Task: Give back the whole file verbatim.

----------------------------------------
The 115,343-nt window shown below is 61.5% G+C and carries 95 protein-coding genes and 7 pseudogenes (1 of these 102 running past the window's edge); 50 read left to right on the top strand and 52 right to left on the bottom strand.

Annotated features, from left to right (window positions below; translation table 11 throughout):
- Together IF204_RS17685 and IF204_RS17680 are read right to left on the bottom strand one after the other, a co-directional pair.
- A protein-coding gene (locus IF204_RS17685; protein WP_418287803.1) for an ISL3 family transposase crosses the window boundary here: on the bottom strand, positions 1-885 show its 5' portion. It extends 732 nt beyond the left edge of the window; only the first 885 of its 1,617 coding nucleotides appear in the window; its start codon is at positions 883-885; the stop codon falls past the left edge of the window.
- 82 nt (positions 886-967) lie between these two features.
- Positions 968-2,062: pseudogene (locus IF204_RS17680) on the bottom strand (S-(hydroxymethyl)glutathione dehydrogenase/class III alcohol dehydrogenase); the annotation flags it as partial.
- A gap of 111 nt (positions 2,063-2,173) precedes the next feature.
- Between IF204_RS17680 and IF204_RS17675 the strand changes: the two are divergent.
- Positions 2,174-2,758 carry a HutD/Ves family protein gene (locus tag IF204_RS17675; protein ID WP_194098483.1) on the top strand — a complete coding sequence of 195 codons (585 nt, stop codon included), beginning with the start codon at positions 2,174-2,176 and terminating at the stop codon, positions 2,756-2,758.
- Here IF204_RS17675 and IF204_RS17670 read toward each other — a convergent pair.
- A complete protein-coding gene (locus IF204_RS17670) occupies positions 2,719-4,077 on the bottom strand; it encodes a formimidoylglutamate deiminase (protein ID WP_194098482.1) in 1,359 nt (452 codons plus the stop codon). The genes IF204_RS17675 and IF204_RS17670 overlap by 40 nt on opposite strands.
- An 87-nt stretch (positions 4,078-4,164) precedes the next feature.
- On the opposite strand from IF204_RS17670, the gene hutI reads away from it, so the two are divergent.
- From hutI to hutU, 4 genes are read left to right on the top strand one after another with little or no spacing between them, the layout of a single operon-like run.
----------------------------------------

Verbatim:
The 115,343-nt window shown below is 61.5% G+C and carries 95 protein-coding genes and 7 pseudogenes (1 of these 102 running past the window's edge); 50 read left to right on the top strand and 52 right to left on the bottom strand.

Annotated features, from left to right (window positions below; translation table 11 throughout):
- Together IF204_RS17685 and IF204_RS17680 are read right to left on the bottom strand one after the other, a co-directional pair.
- A protein-coding gene (locus IF204_RS17685; protein WP_418287803.1) for an ISL3 family transposase crosses the window boundary here: on the bottom strand, positions 1-885 show its 5' portion. It extends 732 nt beyond the left edge of the window; only the first 885 of its 1,617 coding nucleotides appear in the window; its start codon is at positions 883-885; the stop codon falls past the left edge of the window.
- 82 nt (positions 886-967) lie between these two features.
- Positions 968-2,062: pseudogene (locus IF204_RS17680) on the bottom strand (S-(hydroxymethyl)glutathione dehydrogenase/class III alcohol dehydrogenase); the annotation flags it as partial.
- A gap of 111 nt (positions 2,063-2,173) precedes the next feature.
- Between IF204_RS17680 and IF204_RS17675 the strand changes: the two are divergent.
- Positions 2,174-2,758 carry a HutD/Ves family protein gene (locus tag IF204_RS17675; protein ID WP_194098483.1) on the top strand — a complete coding sequence of 195 codons (585 nt, stop codon included), beginning with the start codon at positions 2,174-2,176 and terminating at the stop codon, positions 2,756-2,758.
- Here IF204_RS17675 and IF204_RS17670 read toward each other — a convergent pair.
- A complete protein-coding gene (locus IF204_RS17670) occupies positions 2,719-4,077 on the bottom strand; it encodes a formimidoylglutamate deiminase (protein ID WP_194098482.1) in 1,359 nt (452 codons plus the stop codon). The genes IF204_RS17675 and IF204_RS17670 overlap by 40 nt on opposite strands.
- An 87-nt stretch (positions 4,078-4,164) precedes the next feature.
- On the opposite strand from IF204_RS17670, the gene hutI reads away from it, so the two are divergent.
- From hutI to hutU, 4 genes are read left to right on the top strand one after another with little or no spacing between them, the layout of a single operon-like run.